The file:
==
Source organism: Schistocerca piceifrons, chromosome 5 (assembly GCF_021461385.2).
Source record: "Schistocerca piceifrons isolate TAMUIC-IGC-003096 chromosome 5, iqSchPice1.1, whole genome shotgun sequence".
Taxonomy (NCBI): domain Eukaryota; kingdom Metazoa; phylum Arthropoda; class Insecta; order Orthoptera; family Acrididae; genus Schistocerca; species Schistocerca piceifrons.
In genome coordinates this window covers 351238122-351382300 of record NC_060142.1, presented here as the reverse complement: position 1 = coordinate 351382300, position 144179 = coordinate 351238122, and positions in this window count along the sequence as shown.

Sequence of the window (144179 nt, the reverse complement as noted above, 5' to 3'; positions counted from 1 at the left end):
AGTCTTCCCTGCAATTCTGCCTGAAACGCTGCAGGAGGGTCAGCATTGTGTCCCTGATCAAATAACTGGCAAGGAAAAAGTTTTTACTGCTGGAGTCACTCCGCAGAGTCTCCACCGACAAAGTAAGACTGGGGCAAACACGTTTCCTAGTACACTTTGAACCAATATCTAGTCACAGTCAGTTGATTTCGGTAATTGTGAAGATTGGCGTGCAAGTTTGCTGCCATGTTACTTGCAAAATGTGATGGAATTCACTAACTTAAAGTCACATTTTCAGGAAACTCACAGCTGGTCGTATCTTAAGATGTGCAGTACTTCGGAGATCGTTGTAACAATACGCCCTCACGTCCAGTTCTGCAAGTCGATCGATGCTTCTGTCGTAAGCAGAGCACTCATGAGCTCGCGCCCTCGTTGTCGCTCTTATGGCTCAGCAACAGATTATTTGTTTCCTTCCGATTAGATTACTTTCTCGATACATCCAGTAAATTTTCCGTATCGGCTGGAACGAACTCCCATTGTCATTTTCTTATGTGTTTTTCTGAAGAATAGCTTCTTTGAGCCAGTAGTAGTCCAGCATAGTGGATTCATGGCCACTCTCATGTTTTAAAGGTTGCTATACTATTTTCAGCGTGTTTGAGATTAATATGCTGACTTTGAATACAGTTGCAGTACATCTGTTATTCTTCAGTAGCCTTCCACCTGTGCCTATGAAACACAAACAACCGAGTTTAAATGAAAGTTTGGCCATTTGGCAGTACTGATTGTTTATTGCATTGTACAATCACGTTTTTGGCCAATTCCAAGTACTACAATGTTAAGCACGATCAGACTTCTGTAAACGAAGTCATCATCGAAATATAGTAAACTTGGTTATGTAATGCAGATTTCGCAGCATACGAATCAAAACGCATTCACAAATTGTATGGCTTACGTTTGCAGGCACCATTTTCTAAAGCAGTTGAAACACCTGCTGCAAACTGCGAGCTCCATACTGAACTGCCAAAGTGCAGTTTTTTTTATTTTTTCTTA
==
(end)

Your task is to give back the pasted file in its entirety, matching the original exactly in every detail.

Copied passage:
Source organism: Schistocerca piceifrons, chromosome 5 (assembly GCF_021461385.2).
Source record: "Schistocerca piceifrons isolate TAMUIC-IGC-003096 chromosome 5, iqSchPice1.1, whole genome shotgun sequence".
Taxonomy (NCBI): domain Eukaryota; kingdom Metazoa; phylum Arthropoda; class Insecta; order Orthoptera; family Acrididae; genus Schistocerca; species Schistocerca piceifrons.
In genome coordinates this window covers 351238122-351382300 of record NC_060142.1, presented here as the reverse complement: position 1 = coordinate 351382300, position 144179 = coordinate 351238122, and positions in this window count along the sequence as shown.

Sequence of the window (144179 nt, the reverse complement as noted above, 5' to 3'; positions counted from 1 at the left end):
AGTCTTCCCTGCAATTCTGCCTGAAACGCTGCAGGAGGGTCAGCATTGTGTCCCTGATCAAATAACTGGCAAGGAAAAAGTTTTTACTGCTGGAGTCACTCCGCAGAGTCTCCACCGACAAAGTAAGACTGGGGCAAACACGTTTCCTAGTACACTTTGAACCAATATCTAGTCACAGTCAGTTGATTTCGGTAATTGTGAAGATTGGCGTGCAAGTTTGCTGCCATGTTACTTGCAAAATGTGATGGAATTCACTAACTTAAAGTCACATTTTCAGGAAACTCACAGCTGGTCGTATCTTAAGATGTGCAGTACTTCGGAGATCGTTGTAACAATACGCCCTCACGTCCAGTTCTGCAAGTCGATCGATGCTTCTGTCGTAAGCAGAGCACTCATGAGCTCGCGCCCTCGTTGTCGCTCTTATGGCTCAGCAACAGATTATTTGTTTCCTTCCGATTAGATTACTTTCTCGATACATCCAGTAAATTTTCCGTATCGGCTGGAACGAACTCCCATTGTCATTTTCTTATGTGTTTTTCTGAAGAATAGCTTCTTTGAGCCAGTAGTAGTCCAGCATAGTGGATTCATGGCCACTCTCATGTTTTAAAGGTTGCTATACTATTTTCAGCGTGTTTGAGATTAATATGCTGACTTTGAATACAGTTGCAGTACATCTGTTATTCTTCAGTAGCCTTCCACCTGTGCCTATGAAACACAAACAACCGAGTTTAAATGAAAGTTTGGCCATTTGGCAGTACTGATTGTTTATTGCATTGTACAATCACGTTTTTGGCCAATTCCAAGTACTACAATGTTAAGCACGATCAGACTTCTGTAAACGAAGTCATCATCGAAATATAGTAAACTTGGTTATGTAATGCAGATTTCGCAGCATACGAATCAAAACGCATTCACAAATTGTATGGCTTACGTTTGCAGGCACCATTTTCTAAAGCAGTTGAAACACCTGCTGCAAACTGCGAGCTCCATACTGAACTGCCAAAGTGCAGTTTTTTTTATTTTTTCTTA